Therefore the question of, why would this power supply be a better choice than a good quality power supply that is much less expensive, is a valid question and not one that should be so easily dismissed.

    I paid something like $130 for a Seasonic 650 Watt gold power supply and I am not sure what I'd really be getting with this Enermax supply that is tangibly different.
    Reply
  • bji - Saturday, February 11, 2012 - link

    Just checked my newegg order history; I actually paid $120 with free shipping in October 2010 for a Seasonic X650 Gold. It is 1% - 2% less efficient than this Enermax.

    Let me reiterate that I think it's valid to question the value of this power supply rather than dismissing the question outright.
    Reply
  • Iketh - Saturday, February 11, 2012 - link

    Well I should have mentioned that I'm not endorcing this power supply whatsoever, just answering his question about "standard" vs good.

    Minimum quality I use in my own systems is Antec 80-plus bronze.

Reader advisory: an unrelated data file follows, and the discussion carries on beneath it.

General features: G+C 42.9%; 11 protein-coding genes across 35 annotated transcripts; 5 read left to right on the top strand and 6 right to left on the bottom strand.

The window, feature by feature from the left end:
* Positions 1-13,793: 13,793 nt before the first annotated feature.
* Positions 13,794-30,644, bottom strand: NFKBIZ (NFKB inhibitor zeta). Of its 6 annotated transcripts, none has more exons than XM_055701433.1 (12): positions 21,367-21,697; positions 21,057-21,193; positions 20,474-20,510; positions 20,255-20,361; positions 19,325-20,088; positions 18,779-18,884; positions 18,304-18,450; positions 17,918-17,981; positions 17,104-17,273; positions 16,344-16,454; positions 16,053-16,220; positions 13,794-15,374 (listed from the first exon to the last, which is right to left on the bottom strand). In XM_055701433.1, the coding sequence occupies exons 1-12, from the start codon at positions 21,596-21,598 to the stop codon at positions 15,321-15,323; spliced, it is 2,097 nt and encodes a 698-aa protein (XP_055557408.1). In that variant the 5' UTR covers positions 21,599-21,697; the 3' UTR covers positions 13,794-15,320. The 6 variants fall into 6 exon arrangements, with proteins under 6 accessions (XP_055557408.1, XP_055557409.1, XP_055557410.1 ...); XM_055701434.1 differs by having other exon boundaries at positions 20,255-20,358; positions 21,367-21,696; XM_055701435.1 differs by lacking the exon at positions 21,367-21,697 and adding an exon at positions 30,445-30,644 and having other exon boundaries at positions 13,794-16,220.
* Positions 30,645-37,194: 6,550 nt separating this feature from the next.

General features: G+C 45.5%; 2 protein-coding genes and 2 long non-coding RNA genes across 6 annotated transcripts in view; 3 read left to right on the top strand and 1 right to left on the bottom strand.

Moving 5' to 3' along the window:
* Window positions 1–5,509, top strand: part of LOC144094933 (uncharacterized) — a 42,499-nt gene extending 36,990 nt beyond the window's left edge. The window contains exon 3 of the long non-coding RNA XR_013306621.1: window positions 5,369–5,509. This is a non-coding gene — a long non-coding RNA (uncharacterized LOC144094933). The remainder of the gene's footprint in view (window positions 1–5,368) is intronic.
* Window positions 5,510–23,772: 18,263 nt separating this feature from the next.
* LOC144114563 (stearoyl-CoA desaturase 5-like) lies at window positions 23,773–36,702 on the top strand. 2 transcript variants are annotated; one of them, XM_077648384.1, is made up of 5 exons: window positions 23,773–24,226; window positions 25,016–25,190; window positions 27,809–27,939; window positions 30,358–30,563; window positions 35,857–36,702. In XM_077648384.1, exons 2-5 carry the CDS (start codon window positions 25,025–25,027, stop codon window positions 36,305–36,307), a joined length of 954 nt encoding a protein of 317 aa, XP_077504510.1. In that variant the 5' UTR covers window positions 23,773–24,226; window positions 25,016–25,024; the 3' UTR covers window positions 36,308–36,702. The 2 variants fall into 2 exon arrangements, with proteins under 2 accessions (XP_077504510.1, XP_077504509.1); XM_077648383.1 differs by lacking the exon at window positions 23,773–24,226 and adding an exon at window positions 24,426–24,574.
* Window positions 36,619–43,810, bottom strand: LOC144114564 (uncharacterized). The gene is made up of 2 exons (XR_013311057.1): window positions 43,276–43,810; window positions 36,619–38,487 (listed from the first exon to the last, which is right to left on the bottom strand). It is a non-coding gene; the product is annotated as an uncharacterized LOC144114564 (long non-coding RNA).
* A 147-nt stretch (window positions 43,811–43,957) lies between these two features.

Reply
  • beginner99 - Saturday, February 11, 2012 - link

    I good power supply is of course important but its like with CPUs. The top notch model i overpriced compared to what it offers. So yeah, a 120$ Seasonic Gold sure is better value for most people assuming they last the same time (that's the big question as a power supply usually is re-used for the next build). Reply
  • cfaalm - Saturday, February 11, 2012 - link

    I guess it's still like what wifiwolf said still. It depends on how hard you think you're going to drive your system. Hardly any of the manufacturers like Asus, Dell or Acer are going to bother with these PSUs. They can settle for anything that goes up to 75% efficiency on 50% load. If you build your own just for fun but still don't drive it very hard, you'll be OK with a "standard" PSU.

    For everyone else, serious OCing, gaming, heavy duty video and audio etc. you don't want to skimp on the PSU as you know you'll be asking for the last drop of CPU/GPU power your system can muster.
    Reply
  • just4U - Sunday, February 12, 2012 - link

    I think the days of the cheap PSU (save maybe for OEMs) is gone. Even $50 power supplies are fairly decent these days. Reply